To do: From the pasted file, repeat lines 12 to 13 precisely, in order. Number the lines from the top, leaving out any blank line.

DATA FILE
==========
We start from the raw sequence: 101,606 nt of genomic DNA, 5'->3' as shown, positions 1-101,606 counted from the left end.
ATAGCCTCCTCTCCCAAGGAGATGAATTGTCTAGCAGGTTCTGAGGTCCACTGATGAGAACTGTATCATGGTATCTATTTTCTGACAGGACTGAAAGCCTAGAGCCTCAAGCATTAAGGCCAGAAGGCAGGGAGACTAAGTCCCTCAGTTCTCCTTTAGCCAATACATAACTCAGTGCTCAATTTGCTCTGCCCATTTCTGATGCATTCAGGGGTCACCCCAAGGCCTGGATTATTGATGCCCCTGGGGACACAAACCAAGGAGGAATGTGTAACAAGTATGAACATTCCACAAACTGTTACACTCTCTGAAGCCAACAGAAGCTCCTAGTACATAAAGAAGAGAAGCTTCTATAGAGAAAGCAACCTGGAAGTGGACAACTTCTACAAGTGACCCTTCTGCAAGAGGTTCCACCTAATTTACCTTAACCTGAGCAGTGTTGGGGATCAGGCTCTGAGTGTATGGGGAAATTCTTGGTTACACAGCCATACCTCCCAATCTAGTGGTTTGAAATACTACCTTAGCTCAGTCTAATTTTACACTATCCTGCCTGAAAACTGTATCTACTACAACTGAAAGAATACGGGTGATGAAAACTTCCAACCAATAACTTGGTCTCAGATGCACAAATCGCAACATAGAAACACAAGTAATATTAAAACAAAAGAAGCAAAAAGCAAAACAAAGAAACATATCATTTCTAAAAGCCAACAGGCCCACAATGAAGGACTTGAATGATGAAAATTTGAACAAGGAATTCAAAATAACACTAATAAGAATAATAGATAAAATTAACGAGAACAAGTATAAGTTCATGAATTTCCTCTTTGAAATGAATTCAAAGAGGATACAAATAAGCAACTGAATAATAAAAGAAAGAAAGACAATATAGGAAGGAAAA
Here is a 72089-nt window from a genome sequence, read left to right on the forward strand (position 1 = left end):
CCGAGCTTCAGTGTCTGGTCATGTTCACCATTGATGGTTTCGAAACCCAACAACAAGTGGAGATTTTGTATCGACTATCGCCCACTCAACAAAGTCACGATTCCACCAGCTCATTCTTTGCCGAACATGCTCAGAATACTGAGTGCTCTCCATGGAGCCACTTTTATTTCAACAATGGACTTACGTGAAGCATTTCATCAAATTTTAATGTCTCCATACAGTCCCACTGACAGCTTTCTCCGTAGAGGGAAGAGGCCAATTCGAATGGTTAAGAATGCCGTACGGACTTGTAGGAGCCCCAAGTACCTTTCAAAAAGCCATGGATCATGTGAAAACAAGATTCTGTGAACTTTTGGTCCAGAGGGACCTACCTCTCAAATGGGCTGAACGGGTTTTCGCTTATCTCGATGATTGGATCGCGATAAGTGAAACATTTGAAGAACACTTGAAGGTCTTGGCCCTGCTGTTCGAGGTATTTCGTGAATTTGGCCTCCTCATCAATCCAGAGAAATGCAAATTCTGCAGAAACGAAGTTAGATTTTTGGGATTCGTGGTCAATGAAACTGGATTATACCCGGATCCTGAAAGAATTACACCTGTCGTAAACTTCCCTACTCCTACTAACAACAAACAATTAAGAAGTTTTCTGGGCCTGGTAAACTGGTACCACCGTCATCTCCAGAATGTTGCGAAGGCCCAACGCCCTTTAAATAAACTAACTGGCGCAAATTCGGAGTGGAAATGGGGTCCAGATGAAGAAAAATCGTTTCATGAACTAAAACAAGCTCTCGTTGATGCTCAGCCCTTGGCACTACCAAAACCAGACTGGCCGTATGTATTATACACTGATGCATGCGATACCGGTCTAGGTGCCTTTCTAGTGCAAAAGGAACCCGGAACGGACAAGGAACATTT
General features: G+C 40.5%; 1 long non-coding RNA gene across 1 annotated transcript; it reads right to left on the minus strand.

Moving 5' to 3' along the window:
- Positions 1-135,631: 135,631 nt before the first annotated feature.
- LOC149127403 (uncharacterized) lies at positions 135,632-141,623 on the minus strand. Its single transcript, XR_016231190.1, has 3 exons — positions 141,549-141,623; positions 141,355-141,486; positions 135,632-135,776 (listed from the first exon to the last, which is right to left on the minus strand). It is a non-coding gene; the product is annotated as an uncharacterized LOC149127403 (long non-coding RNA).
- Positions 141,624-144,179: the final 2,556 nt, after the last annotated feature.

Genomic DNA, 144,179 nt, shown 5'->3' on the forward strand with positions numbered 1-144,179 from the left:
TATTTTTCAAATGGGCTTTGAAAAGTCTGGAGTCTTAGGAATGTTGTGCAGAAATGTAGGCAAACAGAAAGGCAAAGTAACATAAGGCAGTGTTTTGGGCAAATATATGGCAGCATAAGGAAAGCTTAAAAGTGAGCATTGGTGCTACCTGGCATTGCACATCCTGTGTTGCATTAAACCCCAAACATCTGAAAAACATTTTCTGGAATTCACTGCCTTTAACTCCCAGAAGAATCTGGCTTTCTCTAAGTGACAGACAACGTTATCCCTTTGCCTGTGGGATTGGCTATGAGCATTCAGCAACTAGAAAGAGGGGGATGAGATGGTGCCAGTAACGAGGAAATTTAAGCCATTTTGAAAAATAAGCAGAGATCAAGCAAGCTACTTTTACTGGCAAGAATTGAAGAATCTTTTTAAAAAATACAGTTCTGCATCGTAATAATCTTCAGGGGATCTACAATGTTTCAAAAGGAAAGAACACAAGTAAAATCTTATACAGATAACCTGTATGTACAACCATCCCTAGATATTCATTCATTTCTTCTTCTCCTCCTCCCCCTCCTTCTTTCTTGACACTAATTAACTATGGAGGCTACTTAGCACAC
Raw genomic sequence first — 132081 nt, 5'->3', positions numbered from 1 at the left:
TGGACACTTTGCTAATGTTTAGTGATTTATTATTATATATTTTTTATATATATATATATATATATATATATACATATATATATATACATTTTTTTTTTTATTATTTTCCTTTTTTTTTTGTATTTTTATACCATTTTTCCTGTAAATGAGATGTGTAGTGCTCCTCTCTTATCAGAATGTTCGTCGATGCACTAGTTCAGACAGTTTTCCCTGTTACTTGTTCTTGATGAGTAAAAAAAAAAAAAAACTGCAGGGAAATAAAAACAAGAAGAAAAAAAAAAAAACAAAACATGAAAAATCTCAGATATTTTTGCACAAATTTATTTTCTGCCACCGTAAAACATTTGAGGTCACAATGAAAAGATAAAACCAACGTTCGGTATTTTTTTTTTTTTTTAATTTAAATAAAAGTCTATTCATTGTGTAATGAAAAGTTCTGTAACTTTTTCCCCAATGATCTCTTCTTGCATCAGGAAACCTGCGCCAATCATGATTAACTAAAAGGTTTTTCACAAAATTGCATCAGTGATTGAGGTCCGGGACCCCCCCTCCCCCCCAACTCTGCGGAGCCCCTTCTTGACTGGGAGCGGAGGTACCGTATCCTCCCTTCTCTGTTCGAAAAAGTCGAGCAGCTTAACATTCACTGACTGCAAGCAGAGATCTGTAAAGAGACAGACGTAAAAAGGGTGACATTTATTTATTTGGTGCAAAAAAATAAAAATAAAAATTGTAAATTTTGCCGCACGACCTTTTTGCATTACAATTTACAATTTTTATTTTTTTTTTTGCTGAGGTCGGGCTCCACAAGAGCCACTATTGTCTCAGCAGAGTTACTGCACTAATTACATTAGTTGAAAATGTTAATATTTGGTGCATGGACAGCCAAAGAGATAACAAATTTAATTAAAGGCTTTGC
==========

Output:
Raw genomic sequence first — 132081 nt, 5'->3', positions numbered from 1 at the left:
TGGACACTTTGCTAATGTTTAGTGATTTATTATTATATATTTTTTATATATATATATATATATATATATATACATATATATATATACATTTTTTTTTTTATTATTTTCCTTTTTTTTTTGTATTTTTATACCATTTTTCCTGTAAATGAGATGTGTAGTGCTCCTCTCTTATCAGAATGTTCGTCGATGCACTAGTTCAGACAGTTTTCCCTGTTACTTGTTCTTGATGAGTAAAAAAAAAAAAAAACTGCAGGGAAATAAAAACAAGAAGAAAAAAAAAAAAACAAAACATGAAAAATCTCAGATATTTTTGCACAAATTTATTTTCTGCCACCGTAAAACATTTGAGGTCACAATGAAAAGATAAAACCAACGTTCGGTATTTTTTTTTTTTTTTAATTTAAATAAAAGTCTATTCATTGTGTAATGAAAAGTTCTGTAACTTTTTCCCCAATGATCTCTTCTTGCATCAGGAAACCTGCGCCAATCATGATTAACTAAAAGGTTTTTCACAAAATTGCATCAGTGATTGAGGTCCGGGACCCCCCCTCCCCCCCAACTCTGCGGAGCCCCTTCTTGACTGGGAGCGGAGGTACCGTATCCTCCCTTCTCTGTTCGAAAAAGTCGAGCAGCTTAACATTCACTGACTGCAAGCAGAGATCTGTAAAGAGACAGACGTAAAAAGGGTGACATTTATTTATTTGGTGCAAAAAAATAAAAATAAAAATTGTAAATTTTGCCGCACGACCTTTTTGCATTACAATTTACAATTTTTATTTTTTTTTTTGCTGAGGTCGGGCTCCACAAGAGCCACTATTGTCTCAGCAGAGTTACTGCACTAATTACATTAGTTGAAAATGTTAATATTTGGTGCATGGACAGCCAAAGAGATAACAAATTTAATTAAAGGCTTTGC